The last 14-pages are random tables, usually two separate elements that may be combined to form something. They offer additional and much needed insight into the nature of the setting, and are sort of useful in generating additional content on the fly. Names (decidedly british), npcs (anything appropriate for late Victorian england will do), street features, random entries into the UnderWorld, The Quickest Route across Town (which I find an interesting way to add tension and excitement to a race against the clock), establishment names, insane council decisions (these are great fun) and public reactions to it and several dungeon, monster and treasure generation tables, which are by far the most useful. For a fairly sparse work, the use of so many random tables is a questionable choice, but they do manage to convey atmosphere and setting FEEL without spelling everything out, in the manner of ye olden days.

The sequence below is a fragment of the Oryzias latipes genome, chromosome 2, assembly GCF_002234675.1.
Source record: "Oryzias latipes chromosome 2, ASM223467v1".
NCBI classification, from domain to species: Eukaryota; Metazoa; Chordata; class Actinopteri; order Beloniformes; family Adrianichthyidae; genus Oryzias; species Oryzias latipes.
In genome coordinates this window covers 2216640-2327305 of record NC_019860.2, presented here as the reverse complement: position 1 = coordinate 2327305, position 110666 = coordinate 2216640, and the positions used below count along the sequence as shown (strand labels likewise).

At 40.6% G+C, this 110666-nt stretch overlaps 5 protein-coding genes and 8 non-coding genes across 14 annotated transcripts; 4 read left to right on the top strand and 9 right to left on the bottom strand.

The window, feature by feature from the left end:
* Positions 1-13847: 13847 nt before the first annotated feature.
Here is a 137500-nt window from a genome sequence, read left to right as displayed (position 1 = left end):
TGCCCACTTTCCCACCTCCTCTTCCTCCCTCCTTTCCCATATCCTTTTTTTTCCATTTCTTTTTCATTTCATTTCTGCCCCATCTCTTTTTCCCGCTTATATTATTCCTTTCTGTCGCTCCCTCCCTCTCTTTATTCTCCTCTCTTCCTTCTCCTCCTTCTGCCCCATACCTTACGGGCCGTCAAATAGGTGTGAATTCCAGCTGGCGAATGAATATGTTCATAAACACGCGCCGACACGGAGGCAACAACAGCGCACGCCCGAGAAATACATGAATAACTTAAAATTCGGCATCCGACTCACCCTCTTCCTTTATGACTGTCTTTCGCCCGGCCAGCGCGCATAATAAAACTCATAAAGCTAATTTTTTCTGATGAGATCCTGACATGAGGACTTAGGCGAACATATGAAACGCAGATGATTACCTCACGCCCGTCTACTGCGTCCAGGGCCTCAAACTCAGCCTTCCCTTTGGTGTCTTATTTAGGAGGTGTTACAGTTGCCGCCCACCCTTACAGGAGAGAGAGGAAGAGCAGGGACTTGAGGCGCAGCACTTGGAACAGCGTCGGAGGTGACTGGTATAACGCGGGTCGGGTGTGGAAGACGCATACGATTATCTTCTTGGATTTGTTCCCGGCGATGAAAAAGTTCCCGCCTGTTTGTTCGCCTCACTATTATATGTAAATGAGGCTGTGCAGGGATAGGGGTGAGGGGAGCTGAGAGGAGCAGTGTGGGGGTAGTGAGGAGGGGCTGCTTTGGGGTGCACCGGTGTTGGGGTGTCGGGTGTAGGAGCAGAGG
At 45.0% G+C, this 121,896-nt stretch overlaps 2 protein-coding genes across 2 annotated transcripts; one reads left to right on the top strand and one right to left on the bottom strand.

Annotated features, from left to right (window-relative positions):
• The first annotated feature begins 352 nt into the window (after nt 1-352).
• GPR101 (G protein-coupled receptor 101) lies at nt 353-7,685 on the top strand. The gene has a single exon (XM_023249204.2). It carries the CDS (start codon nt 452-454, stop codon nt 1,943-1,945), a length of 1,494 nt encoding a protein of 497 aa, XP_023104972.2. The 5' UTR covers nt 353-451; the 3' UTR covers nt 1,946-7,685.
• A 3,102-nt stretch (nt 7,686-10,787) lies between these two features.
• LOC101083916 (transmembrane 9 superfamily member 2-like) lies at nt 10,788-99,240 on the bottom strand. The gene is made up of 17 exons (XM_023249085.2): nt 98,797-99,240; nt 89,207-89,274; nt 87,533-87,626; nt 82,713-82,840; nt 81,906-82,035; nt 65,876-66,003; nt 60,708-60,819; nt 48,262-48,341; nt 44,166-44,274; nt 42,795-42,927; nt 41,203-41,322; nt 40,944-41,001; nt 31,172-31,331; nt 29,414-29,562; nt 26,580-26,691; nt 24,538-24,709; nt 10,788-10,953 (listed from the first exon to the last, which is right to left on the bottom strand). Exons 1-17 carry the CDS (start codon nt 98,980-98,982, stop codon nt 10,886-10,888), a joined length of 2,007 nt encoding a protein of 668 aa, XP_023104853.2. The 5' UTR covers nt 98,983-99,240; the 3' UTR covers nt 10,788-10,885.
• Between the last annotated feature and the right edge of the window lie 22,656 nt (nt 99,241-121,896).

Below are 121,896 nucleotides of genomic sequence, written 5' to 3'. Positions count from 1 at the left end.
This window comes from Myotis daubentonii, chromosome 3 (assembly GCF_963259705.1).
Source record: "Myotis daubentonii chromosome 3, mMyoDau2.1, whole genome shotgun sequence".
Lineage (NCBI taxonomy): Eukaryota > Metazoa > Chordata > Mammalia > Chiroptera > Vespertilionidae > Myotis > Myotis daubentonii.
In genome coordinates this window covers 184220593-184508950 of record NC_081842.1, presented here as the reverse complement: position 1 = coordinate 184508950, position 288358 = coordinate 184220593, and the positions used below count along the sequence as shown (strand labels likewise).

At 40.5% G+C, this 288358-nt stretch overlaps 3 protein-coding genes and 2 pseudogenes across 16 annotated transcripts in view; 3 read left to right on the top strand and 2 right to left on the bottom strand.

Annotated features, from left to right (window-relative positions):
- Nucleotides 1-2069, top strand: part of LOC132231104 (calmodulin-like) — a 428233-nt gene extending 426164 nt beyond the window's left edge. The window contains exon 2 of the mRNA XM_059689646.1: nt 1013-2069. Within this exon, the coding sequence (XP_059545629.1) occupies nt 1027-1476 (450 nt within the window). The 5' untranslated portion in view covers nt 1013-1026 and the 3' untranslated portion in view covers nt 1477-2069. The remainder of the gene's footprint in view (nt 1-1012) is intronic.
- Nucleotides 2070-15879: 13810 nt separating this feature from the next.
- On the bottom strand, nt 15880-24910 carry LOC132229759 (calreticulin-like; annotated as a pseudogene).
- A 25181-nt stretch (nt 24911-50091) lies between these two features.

Final Verdict: Into the Odd is a weird, steampunk, industrial-age descent into places transfigured by a terrible strangeness. It is an interesting exercise in minimalist game design, certainly playable, and very much OSR. It’s setting, more hinted at then described, is interesting and atmospheric.
McDowall is working on an expanded second edition, which should provide more insight into this gloomy, steampunk-themed descent into a bizarre world of mutation, super-science and alien forces. For now, Into the Odd gets a 7 out of 10.
The ultra-light design is well implemented and the setting is compelling and interesting, but the very sparseness of the campaign material requires a considerable investment and a few mental leaps to do it properly. I suspect a steady diet of Mevielle’s Perdido Street Station, Roadside Picnic and the Dishounored and Bioshock video games should be a useful starting point. In short, it is good but limited (that is it’s nature), and it needed MORE of it (I am waiting Chris).
Edit: Anyone interested in Into the Odd should probably check out McDowall’s blog, which contains a tonne of content, information and updates on the second edition of his game.